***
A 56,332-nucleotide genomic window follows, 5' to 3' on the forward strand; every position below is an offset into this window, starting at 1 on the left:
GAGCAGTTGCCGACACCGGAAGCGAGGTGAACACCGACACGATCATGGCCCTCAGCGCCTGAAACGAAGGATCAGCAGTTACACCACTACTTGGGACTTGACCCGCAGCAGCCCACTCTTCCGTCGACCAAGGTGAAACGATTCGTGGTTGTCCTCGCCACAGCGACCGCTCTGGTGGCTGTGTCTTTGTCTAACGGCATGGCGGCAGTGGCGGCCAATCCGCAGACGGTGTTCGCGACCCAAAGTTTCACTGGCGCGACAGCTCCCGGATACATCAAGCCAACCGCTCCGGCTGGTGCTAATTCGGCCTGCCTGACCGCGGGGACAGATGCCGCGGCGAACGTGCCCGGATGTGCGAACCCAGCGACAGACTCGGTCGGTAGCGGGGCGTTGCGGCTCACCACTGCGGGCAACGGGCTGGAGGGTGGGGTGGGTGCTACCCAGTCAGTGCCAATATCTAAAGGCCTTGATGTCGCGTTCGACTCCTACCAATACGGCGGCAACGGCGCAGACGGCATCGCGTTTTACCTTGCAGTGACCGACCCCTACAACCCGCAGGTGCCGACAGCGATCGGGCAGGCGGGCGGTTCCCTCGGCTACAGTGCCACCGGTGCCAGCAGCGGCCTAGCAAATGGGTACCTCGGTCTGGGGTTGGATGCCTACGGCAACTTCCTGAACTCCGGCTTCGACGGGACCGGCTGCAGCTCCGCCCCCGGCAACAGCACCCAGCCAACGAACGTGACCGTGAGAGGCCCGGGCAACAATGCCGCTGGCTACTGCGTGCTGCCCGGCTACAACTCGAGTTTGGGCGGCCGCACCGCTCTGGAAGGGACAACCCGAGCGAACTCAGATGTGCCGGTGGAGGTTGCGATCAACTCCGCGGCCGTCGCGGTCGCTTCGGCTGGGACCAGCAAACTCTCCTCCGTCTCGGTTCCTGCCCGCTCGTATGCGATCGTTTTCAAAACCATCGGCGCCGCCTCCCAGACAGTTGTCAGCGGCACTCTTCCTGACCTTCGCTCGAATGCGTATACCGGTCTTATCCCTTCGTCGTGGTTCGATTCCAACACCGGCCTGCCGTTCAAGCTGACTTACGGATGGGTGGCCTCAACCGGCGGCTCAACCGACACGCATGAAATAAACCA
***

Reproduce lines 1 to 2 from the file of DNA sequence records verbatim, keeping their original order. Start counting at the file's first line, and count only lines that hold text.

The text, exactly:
A 56,332-nucleotide genomic window follows, 5' to 3' on the forward strand; every position below is an offset into this window, starting at 1 on the left:
GAGCAGTTGCCGACACCGGAAGCGAGGTGAACACCGACACGATCATGGCCCTCAGCGCCTGAAACGAAGGATCAGCAGTTACACCACTACTTGGGACTTGACCCGCAGCAGCCCACTCTTCCGTCGACCAAGGTGAAACGATTCGTGGTTGTCCTCGCCACAGCGACCGCTCTGGTGGCTGTGTCTTTGTCTAACGGCATGGCGGCAGTGGCGGCCAATCCGCAGACGGTGTTCGCGACCCAAAGTTTCACTGGCGCGACAGCTCCCGGATACATCAAGCCAACCGCTCCGGCTGGTGCTAATTCGGCCTGCCTGACCGCGGGGACAGATGCCGCGGCGAACGTGCCCGGATGTGCGAACCCAGCGACAGACTCGGTCGGTAGCGGGGCGTTGCGGCTCACCACTGCGGGCAACGGGCTGGAGGGTGGGGTGGGTGCTACCCAGTCAGTGCCAATATCTAAAGGCCTTGATGTCGCGTTCGACTCCTACCAATACGGCGGCAACGGCGCAGACGGCATCGCGTTTTACCTTGCAGTGACCGACCCCTACAACCCGCAGGTGCCGACAGCGATCGGGCAGGCGGGCGGTTCCCTCGGCTACAGTGCCACCGGTGCCAGCAGCGGCCTAGCAAATGGGTACCTCGGTCTGGGGTTGGATGCCTACGGCAACTTCCTGAACTCCGGCTTCGACGGGACCGGCTGCAGCTCCGCCCCCGGCAACAGCACCCAGCCAACGAACGTGACCGTGAGAGGCCCGGGCAACAATGCCGCTGGCTACTGCGTGCTGCCCGGCTACAACTCGAGTTTGGGCGGCCGCACCGCTCTGGAAGGGACAACCCGAGCGAACTCAGATGTGCCGGTGGAGGTTGCGATCAACTCCGCGGCCGTCGCGGTCGCTTCGGCTGGGACCAGCAAACTCTCCTCCGTCTCGGTTCCTGCCCGCTCGTATGCGATCGTTTTCAAAACCATCGGCGCCGCCTCCCAGACAGTTGTCAGCGGCACTCTTCCTGACCTTCGCTCGAATGCGTATACCGGTCTTATCCCTTCGTCGTGGTTCGATTCCAACACCGGCCTGCCGTTCAAGCTGACTTACGGATGGGTGGCCTCAACCGGCGGCTCAACCGACACGCATGAAATAAACCA